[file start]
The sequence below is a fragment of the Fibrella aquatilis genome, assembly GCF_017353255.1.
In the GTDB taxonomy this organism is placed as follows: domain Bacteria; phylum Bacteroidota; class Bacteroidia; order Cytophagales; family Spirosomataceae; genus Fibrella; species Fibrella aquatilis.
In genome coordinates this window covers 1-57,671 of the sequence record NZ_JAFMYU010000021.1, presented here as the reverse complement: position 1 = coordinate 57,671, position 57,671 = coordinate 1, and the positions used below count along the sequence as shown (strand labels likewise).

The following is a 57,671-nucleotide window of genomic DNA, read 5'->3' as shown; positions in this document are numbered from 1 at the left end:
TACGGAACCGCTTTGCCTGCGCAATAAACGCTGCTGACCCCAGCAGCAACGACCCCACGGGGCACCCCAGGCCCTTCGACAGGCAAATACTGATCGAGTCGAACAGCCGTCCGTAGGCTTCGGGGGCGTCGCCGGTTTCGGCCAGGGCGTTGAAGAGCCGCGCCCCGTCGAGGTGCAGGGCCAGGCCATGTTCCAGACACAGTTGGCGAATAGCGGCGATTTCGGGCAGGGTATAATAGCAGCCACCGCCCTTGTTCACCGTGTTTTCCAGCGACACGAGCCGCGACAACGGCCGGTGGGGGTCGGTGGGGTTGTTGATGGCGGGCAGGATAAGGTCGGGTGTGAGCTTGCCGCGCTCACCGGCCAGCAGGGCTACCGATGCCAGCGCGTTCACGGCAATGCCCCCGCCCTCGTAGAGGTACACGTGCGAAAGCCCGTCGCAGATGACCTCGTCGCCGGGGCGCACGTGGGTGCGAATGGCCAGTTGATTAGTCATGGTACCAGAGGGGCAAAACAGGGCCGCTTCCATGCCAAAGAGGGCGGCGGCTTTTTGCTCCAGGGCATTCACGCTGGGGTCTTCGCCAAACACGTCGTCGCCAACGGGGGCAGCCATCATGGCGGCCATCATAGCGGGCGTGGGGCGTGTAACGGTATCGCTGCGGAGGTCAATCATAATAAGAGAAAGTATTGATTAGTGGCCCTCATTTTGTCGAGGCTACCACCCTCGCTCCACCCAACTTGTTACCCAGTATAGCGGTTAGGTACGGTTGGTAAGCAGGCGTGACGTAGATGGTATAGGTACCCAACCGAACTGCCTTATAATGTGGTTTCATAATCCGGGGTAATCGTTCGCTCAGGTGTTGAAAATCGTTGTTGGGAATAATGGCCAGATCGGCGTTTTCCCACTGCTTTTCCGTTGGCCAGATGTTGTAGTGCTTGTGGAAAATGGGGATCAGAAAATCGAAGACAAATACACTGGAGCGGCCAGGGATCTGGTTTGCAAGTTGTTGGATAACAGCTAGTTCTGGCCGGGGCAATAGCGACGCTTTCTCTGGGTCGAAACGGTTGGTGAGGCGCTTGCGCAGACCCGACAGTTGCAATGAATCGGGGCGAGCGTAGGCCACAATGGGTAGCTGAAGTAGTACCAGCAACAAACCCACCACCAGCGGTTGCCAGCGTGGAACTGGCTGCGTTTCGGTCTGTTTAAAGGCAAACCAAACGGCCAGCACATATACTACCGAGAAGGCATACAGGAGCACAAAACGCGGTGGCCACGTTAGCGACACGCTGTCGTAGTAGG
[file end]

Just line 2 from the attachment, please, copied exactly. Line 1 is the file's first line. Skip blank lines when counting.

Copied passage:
In the GTDB taxonomy this organism is placed as follows: domain Bacteria; phylum Bacteroidota; class Bacteroidia; order Cytophagales; family Spirosomataceae; genus Fibrella; species Fibrella aquatilis.